In figuring out who won what in the Gaza war once the guns falls silent, the devil is likely to be in the details. Washington Institute for Near East Policy fellow Martin Kramer predicts that Israel will likely have to concede to lift the siege of Gaza as part of ceasefire agreement. "After the military campaign is over, Israel's control of Gaza's economy will be its principal lever for translating its military achievements into political gains—above all, the continued degradation of Hamas control. Gaza will be desperate for all material things. Whoever controls their distribution will effectively control many aspects of daily life in Gaza. This is a card Israel must be careful not to trade, either for a cease-fire or for international anti-smuggling cooperation on the Egypt-Gaza border. ... Israel should be willing to ease sanctions only if an international consortium for reconstruction is established, which has the legitimate Palestinian Authority as its sole agent within Gaza. In any cease-fire agreement, Israel should agree to open the crossings only to emergency food and medical aid—as it has during the fighting itself," Kramer says.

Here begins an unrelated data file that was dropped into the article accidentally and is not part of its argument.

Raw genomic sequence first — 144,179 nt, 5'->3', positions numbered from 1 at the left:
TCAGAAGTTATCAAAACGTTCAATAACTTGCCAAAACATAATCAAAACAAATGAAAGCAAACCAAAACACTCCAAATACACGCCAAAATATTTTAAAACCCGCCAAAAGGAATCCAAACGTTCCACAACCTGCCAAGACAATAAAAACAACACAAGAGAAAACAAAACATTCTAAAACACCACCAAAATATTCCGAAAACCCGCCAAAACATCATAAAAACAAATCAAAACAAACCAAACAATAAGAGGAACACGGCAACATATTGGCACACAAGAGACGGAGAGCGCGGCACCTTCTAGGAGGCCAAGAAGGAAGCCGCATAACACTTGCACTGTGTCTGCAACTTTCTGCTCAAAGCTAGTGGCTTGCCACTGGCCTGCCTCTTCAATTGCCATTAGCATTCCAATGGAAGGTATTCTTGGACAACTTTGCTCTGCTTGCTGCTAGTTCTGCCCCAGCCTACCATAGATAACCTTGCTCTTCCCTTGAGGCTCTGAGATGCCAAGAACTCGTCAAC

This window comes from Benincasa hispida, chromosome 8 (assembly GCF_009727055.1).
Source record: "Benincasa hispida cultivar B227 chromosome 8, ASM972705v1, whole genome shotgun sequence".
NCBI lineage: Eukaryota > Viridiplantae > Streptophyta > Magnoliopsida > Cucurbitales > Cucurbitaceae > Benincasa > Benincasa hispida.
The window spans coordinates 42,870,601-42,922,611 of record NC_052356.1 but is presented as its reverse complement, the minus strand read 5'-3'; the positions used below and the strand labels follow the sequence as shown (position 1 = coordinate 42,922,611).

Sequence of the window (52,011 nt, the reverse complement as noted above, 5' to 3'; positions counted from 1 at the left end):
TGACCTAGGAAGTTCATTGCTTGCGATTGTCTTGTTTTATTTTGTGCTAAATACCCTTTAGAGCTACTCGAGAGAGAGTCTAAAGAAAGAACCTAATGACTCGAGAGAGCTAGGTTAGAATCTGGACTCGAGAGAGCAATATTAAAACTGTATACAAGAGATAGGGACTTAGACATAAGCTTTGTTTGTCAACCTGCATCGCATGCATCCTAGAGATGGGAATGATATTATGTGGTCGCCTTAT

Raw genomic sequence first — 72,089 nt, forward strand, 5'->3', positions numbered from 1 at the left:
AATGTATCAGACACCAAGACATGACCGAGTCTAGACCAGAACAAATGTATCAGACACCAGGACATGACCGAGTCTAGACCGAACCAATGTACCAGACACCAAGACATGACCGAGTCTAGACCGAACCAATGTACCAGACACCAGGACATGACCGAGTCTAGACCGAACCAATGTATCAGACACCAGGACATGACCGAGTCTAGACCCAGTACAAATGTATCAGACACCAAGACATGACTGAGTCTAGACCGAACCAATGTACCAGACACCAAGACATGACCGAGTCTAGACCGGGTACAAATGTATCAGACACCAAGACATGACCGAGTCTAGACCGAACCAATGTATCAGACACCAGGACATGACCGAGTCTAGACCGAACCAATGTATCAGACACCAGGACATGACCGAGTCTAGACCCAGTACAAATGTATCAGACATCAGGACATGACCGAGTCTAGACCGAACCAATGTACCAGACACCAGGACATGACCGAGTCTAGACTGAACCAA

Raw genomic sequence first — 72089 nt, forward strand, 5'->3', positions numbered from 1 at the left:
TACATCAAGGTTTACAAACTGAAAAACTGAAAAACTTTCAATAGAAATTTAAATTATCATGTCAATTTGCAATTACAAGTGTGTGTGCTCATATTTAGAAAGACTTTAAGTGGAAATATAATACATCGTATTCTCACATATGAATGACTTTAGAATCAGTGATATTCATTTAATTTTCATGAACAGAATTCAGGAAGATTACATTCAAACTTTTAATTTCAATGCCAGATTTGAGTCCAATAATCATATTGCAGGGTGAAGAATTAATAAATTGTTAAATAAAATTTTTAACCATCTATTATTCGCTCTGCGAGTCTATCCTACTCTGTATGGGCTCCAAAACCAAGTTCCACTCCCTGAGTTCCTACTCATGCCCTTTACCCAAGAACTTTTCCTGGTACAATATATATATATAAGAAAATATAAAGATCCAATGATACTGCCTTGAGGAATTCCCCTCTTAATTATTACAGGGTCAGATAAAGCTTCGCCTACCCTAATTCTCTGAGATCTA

Writing in the Boston Globe, Kramer’s colleague at the Washington Institute, David Schenker, argues that the key to achieving that control lies in Egypt’s ability and willingness to shut down the underground tunnels linking Egypt with Gaza. The tunnels have been a major target of the Israeli air force in the offensive. Israel asserts that Hamas uses the tunnels to replenish its military stockpiles. “As pressure mounts for a cease-fire, the disposition of these tunnels -- and specifically, what actions Cairo is prepared to take to close them -- seems likely to prove the difference between war and peace,” Schenker says. He says that Hamas had smuggled “some 80 tons of weapons from Egypt, including longer-range Iranian-made rockets that brought 10 percent of the Israeli population within striking distance" during the six months of the Israel Hamas ceasefire that ended last month. Egypt has asserted it could not properly police the border because it was hamstrung in its efforts as a result of restrictions imposed by the Israeli Egyptian peace treaty on its ability to deploy troops in the Sinai desert. Some Israelis charge that corrupt Egyptian civilian and military officials benefit from the lucrative trade through the tunnels; Schenker says Egypt may have turned a blind eye to demonstrate support for the Palestinians and build goodwill with Hamas.